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Personal Finance

ULIP Underperformance: Stunted By Guarantees

Unit Linked Insurance Policies tend to be very complex and highly loaded with costs. But some policies have looked good in theory, but they turn out to be dud performers anyhow.

In an email conversation I was referred to an excellent analysis of ULIP costs by RRK which talked about how ULIP costs could actually be low. He used the analysis of an IDBI Federal Dreambuilder Plan, which offers just a first year allocation cost of 3%, and fund management charges of just 1.35%.

Over a 15 year period, the return on the policy beats the return on the mutual fund+Term plan method, according to RRK; the return on the ULIP comes to 30 lakhs while the MF+Term approach gives you just 28.5 lakhs.

(35 yr old, 10 lakh sum assured, 1 lakh per year premium, 15 year policy, 10% returns assumed).

In theory, awesome policy. With low allocation charges which apply only in year 1, the difference is that mutual funds charge an average of 2% as charges every year, and the ULIP In question had only a 1.35% charge. Over the long term, the difference works out to be a gerat

Sadly, the devil is in the details. The fund outperforms because of two “guaranteed” loyalty additions of 3.15% – one at the end of the first 10 years, and the other after 15 years. Without these guaranteed additions, the ULIP would underperform, giving just 28 lakhs after 10 years.

How does the guarantee work? Does IDBI Federal give money out of the goodness of their hearts?

This guarantee is available across most of their ULIPs. Which means that they must bake in the cost somewhere. The answer is: Fund Performance.

Let’s look at the IDBI Federal Equity Fund performance since inception, compared to HDFC Taxsaver and HDFC Top 200, two funds that aren’t the best today but are something that I have used as benchmarks over the last five years. (The IDBI Fund Starts 17-Mar-2008)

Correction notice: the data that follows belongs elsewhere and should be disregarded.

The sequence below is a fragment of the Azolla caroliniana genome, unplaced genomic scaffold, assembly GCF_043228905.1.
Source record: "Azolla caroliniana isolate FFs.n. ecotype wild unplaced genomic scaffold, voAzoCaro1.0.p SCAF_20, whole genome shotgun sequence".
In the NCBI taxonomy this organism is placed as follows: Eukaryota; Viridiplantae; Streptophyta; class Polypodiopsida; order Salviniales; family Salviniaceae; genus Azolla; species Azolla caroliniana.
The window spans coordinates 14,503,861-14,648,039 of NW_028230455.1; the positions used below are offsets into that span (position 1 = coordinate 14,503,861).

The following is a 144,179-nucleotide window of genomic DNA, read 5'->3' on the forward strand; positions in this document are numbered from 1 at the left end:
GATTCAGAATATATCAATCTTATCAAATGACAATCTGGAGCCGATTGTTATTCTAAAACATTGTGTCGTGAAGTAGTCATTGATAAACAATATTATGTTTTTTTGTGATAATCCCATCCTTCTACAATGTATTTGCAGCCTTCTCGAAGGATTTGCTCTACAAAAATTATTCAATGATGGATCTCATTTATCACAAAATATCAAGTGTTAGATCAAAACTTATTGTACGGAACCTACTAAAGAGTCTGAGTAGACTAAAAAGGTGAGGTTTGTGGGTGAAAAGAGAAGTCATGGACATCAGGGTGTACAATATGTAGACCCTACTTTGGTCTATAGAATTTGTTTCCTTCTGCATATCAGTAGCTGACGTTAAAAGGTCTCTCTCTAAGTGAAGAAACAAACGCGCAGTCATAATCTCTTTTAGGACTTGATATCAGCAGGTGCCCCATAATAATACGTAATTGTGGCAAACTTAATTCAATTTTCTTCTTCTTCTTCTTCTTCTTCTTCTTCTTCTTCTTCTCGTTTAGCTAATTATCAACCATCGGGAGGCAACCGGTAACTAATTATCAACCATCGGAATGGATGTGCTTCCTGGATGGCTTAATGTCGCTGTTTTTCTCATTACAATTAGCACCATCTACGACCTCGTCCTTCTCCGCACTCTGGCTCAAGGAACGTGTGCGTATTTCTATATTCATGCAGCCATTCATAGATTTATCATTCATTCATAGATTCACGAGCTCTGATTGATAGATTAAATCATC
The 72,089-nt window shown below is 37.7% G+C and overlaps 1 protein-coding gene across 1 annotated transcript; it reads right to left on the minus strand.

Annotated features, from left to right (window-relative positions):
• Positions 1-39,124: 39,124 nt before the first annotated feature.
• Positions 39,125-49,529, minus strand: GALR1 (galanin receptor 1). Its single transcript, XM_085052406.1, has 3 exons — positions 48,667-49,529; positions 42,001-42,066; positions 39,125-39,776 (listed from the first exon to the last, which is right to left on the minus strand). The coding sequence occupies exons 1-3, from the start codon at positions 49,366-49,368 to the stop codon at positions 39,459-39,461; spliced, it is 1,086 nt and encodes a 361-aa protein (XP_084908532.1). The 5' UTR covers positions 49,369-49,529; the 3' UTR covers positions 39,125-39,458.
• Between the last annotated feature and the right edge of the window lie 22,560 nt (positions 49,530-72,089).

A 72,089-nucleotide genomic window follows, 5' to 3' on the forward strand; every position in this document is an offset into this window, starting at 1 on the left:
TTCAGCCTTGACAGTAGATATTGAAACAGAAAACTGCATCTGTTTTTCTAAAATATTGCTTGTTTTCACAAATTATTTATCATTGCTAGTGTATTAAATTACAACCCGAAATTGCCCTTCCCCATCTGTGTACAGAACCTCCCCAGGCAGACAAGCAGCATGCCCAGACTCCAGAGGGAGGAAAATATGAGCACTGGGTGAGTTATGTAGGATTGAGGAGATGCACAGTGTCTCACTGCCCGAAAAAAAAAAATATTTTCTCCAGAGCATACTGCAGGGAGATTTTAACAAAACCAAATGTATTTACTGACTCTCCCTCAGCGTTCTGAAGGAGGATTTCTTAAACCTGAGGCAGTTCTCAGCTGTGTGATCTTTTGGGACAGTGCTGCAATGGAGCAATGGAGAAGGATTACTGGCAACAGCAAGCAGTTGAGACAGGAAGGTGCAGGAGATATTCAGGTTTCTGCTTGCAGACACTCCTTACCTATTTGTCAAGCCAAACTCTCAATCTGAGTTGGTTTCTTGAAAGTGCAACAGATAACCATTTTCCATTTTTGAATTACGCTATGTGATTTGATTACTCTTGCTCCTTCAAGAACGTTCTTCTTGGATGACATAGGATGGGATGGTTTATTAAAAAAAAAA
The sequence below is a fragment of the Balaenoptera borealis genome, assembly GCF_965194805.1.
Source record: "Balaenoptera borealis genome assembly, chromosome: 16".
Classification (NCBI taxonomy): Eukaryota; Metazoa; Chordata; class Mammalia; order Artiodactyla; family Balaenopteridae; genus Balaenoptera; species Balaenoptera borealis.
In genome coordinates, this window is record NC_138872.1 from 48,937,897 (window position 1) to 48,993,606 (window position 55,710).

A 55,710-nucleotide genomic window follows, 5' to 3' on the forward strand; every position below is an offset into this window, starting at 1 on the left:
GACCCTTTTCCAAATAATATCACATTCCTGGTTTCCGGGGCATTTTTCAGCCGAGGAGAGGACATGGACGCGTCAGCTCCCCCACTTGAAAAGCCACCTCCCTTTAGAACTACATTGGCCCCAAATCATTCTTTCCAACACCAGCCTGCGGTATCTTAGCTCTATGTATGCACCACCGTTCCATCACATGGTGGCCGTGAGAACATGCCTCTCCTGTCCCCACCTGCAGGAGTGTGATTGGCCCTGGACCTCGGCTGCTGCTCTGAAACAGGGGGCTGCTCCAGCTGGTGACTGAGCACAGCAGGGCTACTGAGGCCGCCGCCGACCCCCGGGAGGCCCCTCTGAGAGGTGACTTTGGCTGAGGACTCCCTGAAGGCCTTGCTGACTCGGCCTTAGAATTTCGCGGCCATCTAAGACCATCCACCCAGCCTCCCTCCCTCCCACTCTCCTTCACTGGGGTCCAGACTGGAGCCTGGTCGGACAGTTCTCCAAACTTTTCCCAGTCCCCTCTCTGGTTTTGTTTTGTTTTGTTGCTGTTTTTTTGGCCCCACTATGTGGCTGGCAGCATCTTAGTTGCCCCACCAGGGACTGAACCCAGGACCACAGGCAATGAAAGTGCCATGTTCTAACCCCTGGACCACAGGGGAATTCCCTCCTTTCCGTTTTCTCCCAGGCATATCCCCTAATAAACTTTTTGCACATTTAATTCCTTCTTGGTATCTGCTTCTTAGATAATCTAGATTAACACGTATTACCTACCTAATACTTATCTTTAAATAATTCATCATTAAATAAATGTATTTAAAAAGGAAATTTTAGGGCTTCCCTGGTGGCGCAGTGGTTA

In the last four years:

HDFC Top 200: 53% (Annualized: 10.60%)

HDFC TaxSaver: 45% (Annualized: 9.25%)

IDBI ULIP’s Equity Growth Fund: 26% (Annualized: 5.7%)

The IDBI fund has underperformed by over 3% per year.

We assume that a ULIP fund and a mutual fund will perform at the same level – both after all invest in the same assets. But mutual funds have no such “guarantee”; does the guarantee hurt the performance of the fund?

The cost of this guarantee seems to be hidden inside the fund management strategy. If you assume that the ULIP will do about 2% lesser every year, then the net return, after 15 years is:

Term Plan Plus MF: Rs. 28.5 lakhs.

ULIP: Rs. 23.5 lakhs. About 5 lakhs lesser.

What’s the Point?

That ULIPs are terrible investment vehicles. But you know that.

That there are two kinds of costs: a) stated and b) hidden. Hidden costs are not just shrouded in complexity, they are invisible unless you do the kind of analysis I did above. And who has the time for that?

Needless Complexity

If you’re still here, I consider myself lucky. It’s very boring, complex and unnecessary. Why bother with “guaranteed” loyalty additions? How does an investor know that this gives you a small guarantee but takes away hugely from your return? Why should anyone bother investing in such a policy unless they are excel wizards with too much time on their hands?

If you don’t have the time, invest where the proposition is simple.

  • Manish says:

    The other thing which RRK did not look at is “Policy administration charges” , that would be minimum of Rs 60 per year . So with 10k premium policy , its Rs 720 per year.. or 7.2% per year .. what would I do with 3% premium allocation charges 🙂
    Over a 20 yrs period , ULIP would give terrible return , other point is surrender charges if I want to withdraw earliar !

    • Ritz says:

      But now the surrender charges in ULIPS are anyways capped. 15% or Rs. 3000/6000 depending on premium whichever is lower. And sometime it helps also, as most of us do not surrender the policy when we are in need, otherwise the same is with MF too.

  • Sarang says:

    Also, one more point is flexibility!